MBTI and Writing

So I have a theory. Actually, I have two theories that melded into one. Or rather, one theory that branched off two ways? I’m not totally sure, because it all happened at one time in my brain. So maybe it’s a hundred little theories all coming together into this one blog post. Whatever. You don’t care.

My theory is this: Your strengths as a writer can be determined through your Myers-Briggs personality type. I mean, obviously, right? Your personality influences how you see the world. But what if it could be broken down so that each strength was attached to one specific part of your personality?

I started chasing the obvious path first, at least in trying to get it down on paper. Each letter as a different particular writing strength:

I: character development
E: morals and values
N: worldbuilding
S: outlines
T: consistency
F: shipping
J: plot twists
P: setting the scene

Introverts observe people, so they write better characters; extraverts know themselves well, so they can easily insert their beliefs into characters. Intuition puts things together; sensing puts things together in an orderly fashion. Thinking gives you the ability to look at the big picture; feeling gives you the ability to tune into characters’ emotions. Judging can tell when it’s time for something new to happen; perceiving sees the world as it is.

But that seemed like kind of a dead end, because Myers-Briggs goes deeper than that. Not all extraverts have strong values, and not all introverts people watch. Sometimes feelers are more concerned about their own feelings than other people’s. Etc. Enter function stacks.

I talked about function stacks briefly before, but here’s a link to something that explains it a lot more completely than I do. It’s an interesting thing to google if you have a few hours to kill and the brainpower to get through it all. Basically, each type has four functions. Learn yours here. But more on that later.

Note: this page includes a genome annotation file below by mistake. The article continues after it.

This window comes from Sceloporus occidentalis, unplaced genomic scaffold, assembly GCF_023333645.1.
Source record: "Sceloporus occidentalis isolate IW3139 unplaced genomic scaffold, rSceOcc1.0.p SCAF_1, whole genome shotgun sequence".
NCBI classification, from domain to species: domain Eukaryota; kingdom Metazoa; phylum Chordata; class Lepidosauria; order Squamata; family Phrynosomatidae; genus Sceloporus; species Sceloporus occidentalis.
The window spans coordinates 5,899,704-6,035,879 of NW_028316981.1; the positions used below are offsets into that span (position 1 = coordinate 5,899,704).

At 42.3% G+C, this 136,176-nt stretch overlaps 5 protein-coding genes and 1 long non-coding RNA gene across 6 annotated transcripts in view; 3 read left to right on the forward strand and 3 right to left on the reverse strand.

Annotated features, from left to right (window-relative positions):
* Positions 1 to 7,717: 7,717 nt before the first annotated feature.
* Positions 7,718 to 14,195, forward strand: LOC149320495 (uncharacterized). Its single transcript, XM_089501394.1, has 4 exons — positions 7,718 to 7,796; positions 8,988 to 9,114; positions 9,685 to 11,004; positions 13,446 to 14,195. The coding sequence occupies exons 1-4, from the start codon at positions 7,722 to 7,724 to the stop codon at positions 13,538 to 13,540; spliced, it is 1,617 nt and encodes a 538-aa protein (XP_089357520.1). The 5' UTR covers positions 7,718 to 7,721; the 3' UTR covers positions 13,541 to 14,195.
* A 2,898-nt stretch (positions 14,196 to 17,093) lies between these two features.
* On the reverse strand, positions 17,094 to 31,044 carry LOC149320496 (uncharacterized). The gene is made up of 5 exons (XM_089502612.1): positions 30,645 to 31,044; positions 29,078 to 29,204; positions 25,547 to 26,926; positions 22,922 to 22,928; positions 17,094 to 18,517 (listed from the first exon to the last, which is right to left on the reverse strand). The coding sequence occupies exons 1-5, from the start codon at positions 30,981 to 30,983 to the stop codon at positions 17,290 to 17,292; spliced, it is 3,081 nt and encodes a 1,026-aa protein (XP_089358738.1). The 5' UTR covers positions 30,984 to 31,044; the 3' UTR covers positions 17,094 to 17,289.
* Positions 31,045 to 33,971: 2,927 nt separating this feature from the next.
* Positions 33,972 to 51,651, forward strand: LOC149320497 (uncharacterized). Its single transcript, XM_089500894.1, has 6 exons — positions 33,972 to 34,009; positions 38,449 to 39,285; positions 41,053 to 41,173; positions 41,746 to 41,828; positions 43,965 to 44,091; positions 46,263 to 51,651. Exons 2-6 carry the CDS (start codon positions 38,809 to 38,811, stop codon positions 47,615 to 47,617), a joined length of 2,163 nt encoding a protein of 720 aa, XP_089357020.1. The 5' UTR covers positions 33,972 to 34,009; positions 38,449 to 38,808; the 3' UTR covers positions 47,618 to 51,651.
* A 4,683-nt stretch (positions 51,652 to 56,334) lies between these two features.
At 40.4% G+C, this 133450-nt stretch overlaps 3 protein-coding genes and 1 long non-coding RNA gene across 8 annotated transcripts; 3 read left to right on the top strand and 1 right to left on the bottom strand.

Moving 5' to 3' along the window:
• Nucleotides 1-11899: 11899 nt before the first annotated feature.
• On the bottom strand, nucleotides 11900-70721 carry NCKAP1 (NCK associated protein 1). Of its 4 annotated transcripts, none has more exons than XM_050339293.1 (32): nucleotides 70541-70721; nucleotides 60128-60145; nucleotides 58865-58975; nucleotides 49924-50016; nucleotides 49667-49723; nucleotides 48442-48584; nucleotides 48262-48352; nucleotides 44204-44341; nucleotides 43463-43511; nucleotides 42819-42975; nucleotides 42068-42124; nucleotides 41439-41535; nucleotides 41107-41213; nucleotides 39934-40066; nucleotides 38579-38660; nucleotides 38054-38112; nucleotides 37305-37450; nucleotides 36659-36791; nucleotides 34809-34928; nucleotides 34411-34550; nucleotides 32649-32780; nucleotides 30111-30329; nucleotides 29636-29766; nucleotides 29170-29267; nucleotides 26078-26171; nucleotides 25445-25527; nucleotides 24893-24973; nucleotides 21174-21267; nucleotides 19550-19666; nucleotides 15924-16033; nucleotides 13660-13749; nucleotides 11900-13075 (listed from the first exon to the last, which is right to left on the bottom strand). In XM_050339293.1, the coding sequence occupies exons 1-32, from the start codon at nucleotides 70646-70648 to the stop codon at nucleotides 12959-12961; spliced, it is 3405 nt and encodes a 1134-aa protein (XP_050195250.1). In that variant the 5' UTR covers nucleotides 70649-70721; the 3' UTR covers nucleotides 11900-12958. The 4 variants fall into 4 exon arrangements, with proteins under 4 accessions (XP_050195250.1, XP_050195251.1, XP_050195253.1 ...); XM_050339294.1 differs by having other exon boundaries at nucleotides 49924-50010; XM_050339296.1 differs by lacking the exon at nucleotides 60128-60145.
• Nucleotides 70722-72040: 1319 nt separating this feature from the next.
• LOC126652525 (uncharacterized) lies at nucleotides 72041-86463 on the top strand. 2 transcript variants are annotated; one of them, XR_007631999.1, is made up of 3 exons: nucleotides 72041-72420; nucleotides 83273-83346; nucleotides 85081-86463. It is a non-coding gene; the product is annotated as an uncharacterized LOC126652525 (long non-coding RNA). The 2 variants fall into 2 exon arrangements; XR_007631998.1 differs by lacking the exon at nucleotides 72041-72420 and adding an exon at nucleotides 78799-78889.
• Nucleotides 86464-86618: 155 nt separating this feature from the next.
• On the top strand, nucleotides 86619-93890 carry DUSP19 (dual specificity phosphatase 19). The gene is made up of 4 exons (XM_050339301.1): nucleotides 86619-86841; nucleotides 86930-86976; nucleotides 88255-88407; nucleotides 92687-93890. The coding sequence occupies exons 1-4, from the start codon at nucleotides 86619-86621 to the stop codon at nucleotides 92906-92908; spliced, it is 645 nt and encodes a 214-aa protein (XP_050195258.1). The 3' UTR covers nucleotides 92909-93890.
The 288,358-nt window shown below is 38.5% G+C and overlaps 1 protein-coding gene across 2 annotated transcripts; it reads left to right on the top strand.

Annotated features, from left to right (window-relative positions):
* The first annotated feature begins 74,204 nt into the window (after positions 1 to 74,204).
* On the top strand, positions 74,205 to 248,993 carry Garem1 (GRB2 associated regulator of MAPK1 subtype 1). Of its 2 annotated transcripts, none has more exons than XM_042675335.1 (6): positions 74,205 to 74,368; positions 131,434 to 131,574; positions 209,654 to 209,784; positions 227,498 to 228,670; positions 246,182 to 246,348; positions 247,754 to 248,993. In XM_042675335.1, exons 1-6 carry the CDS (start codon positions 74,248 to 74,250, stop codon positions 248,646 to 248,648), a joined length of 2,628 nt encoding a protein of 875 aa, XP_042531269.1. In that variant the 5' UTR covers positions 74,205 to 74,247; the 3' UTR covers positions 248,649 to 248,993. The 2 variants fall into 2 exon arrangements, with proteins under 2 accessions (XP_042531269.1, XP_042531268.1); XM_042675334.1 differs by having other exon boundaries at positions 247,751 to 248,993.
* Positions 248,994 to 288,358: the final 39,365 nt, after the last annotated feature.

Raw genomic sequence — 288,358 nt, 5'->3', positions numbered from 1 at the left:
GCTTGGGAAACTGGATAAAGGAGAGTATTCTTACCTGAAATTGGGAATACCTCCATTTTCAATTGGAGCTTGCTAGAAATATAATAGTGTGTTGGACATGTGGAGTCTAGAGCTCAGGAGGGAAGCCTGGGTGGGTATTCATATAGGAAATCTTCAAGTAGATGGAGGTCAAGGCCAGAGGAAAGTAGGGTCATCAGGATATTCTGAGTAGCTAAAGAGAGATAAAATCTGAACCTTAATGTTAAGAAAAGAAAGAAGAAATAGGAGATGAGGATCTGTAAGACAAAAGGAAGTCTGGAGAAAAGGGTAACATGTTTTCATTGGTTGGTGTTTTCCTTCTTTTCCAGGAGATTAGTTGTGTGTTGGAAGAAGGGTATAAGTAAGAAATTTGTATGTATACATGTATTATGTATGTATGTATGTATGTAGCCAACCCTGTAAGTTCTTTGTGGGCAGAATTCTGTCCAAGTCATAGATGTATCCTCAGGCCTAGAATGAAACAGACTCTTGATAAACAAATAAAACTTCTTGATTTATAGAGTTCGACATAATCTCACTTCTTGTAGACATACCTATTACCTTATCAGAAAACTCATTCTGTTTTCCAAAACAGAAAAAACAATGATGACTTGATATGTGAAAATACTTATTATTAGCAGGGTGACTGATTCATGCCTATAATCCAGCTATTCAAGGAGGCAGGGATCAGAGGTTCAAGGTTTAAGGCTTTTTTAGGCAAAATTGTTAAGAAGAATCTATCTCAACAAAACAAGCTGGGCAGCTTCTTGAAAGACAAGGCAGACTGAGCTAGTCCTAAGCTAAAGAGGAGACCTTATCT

So I edited my Type theory to reflect this new information, because that’s what writers do. We edit. All the time. Even when we’re writing we’re editing. So, the updated list looks something like this:

Ni: plot twists
Ne: worldbuilding
Si: setting the scene
Se: sensory details
Ti: plot
Te: consistency
Fi: character development
Fe: emotional connection

Ni (introverted intuition) takes patterns in the world and analyzes them, often coming to seemingly magic conclusions. Ni can take a story, find a conceivable place to turn everything on its head, and see as it changes everything whether or not the rest of the story is going to work out, and if not, what they can tweak so it does.

Ne (extraverted intuition) sees every possible future at the same time. Where Ni walks the logical steps from decision to execution to possible problems to a solid ending, Ne jumps from idea to idea to idea until it finds enough of them to stick together to make something work. All those ideas piled on top of each other make for perfect worldbuilding.

Si (introverted sensing) compares real world happenings with past experiences of those same real world happenings. Si sees the past in great detail and can recall a great number of things, if those things are interesting. Obviously this would come in handy when describing the layout of a room, or some other setting.

Se (extraverted sensing) takes in information as the world presents it. Sounds, sights, smells, etc. Se knows it all. So when it comes to describing the sound of someone’s voice and the look on their face as they choke out words they don’t want to say, Se’s got it covered.

Ti (introverted thinking) has a detailed, geometrical brain map of all the information they know. If new information comes along, Ti evaluates it and carefully places it into the proper place. This comes in handy when plotting out a novel. It’s hard to have plot holes when everything is so organized in your head.

Te (extraverted thinking) is focused on facts and objectives. Where Ti is a grid of information, Te is more of a noxious cloud. Te is the person whose house is a mess, but who knows exactly where everything is and gets mad when you clean because now everything is unorganized. Te can spot a flaw from a mile away.

Fi (introverted feeling) is sensitive to everything: the vibes people give off, shifts in the feel of a room, emotions in both itself and in others, etc. Fi has values and doesn’t like when those values are trampled on, but can bring to mind any emotion it’s experienced to empathize with someone else. Empathy is one of the most important things that goes into writing a good character.

Fe (extraverted feeling) just wants everyone to get along, and it tends to know exactly how to make everyone get along. Fe makes decisions for the betterment of the most people, regardless of facts, and it knows what people will respond to. Emotional manipulation is easy when you know how to do it.

But of course function stacks get even more complicated than just picking four and going with it.